“This is my Son, the Beloved, with whom I am well pleased.” (Matt. 3:17)
As we contemplate a new year and a new decade, putting away the decorations, finding space in the freezer for all those leftovers, we are not yet done with Christmas. In the Church calendar, the Christmas season runs through till Candlemas in February. And because Christmas is not just about over-spending and over-indulging, January offers us a chance to think more deeply about the significance of Christ’s birth. On Epiphany Sunday, a day set aside to commemorate God revealed through the person of Jesus Christ, we read of the Magi, wise men from the East, who have followed a star to find Jesus. On seeing him, “they bowed down and worshipped him”. It is a light-bulb moment, not just for the wise men who immediately recognised his importance, but also for the world, for all time. They bring gold, frankincense, and myrrh, acknowledging this child as a divine rather than worldly King. There is symbolism and prophecy in those gifts: gold is for a King, frankincense a burnt offering to God, and myrrh is used both for royal anointing and for embalming – Christ’s divine fate is revealed in the choice of gifts.
Fast forward 30 years in just a week to the following Sunday, which celebrates Christ’s baptism. This is yet another epiphany, a moment of revelation. It comes by way of an endorsement, as it were, of the Magi’s insight, their awareness of the child’s relevance. For it is at Christ’s baptism, by John in the river Jordan, that he is acknowledged by God his Father, who sends the Holy Spirit, “descending like a dove and alighting on him”. This man is indeed the Son of God.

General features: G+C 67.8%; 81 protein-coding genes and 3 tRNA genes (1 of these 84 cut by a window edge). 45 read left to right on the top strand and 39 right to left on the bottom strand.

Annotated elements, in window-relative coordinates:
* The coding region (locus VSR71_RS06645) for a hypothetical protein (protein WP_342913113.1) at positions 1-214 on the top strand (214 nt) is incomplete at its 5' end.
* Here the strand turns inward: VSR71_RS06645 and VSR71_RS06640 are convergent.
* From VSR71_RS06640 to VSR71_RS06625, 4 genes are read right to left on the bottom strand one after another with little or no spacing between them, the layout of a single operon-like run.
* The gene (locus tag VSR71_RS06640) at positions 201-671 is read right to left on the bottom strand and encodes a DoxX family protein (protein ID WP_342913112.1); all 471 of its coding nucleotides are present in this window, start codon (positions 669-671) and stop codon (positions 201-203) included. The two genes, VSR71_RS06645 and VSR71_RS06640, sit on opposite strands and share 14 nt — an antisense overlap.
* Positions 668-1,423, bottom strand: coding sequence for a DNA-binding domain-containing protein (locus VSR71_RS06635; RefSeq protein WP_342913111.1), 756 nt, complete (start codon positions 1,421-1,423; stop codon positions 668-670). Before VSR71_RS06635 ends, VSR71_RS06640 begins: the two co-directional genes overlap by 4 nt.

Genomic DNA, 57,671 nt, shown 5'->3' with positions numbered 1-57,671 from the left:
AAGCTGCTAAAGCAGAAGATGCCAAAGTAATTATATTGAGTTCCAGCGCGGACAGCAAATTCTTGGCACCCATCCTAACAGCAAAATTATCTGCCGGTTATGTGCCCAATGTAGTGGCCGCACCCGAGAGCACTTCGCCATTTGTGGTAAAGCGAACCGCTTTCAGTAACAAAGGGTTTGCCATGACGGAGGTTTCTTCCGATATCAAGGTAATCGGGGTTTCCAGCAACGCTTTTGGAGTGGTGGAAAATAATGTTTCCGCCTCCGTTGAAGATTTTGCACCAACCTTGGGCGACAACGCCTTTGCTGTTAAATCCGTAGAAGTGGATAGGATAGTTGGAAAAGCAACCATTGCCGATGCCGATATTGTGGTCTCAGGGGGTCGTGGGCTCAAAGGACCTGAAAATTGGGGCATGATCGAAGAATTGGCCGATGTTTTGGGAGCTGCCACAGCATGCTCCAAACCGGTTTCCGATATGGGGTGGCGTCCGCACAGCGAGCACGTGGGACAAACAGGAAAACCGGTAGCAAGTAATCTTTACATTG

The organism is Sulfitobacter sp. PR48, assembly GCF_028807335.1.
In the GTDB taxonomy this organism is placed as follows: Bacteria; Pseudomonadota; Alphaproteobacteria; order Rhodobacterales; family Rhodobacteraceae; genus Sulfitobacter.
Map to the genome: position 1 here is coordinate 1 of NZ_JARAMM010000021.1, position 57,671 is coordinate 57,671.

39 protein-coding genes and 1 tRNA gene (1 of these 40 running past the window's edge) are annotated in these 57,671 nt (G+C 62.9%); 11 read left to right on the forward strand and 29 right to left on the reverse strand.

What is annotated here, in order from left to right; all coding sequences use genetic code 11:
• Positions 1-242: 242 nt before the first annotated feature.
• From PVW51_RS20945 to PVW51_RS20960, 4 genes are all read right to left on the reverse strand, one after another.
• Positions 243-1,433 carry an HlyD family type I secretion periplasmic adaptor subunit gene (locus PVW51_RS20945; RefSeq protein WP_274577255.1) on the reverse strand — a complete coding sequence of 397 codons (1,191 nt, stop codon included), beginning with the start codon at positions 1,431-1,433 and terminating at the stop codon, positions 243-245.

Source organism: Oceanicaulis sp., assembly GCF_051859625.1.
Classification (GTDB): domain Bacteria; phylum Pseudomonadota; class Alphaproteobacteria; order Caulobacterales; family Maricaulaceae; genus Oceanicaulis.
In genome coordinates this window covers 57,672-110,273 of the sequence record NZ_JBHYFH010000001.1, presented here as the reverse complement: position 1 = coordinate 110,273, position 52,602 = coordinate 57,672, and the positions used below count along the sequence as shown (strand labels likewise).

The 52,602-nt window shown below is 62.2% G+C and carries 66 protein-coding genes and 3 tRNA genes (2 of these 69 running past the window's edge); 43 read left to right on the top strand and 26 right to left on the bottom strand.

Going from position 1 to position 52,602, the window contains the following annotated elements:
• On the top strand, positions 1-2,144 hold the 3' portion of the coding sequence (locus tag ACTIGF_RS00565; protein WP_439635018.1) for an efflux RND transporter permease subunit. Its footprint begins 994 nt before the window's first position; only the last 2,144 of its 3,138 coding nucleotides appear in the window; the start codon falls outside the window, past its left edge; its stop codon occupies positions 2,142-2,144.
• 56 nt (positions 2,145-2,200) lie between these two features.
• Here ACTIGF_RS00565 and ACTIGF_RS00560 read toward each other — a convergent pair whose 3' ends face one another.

So January may still feel dark and gloomy, but the light shed on our world by Christ’s arrival has not dimmed. It is a time of year to reflect on opportunities missed, paths not taken, misunderstandings and misdemeanours. In doing so, we may experience our own epiphanies, those light-bulb moments that help us to become more aware, more understanding, more alert. Like those wise men of old, who “having been warned in a dream not to go back to Herod, returned to their country by another route”, may we choose the routes we follow through the coming year in the light of greater understanding.
Above all, let’s not put Christ away with the decorations or in the freezer until next Christmas, but take him with us on our journey through 2020.
Happy epiphanies to you all! Yvonne Allen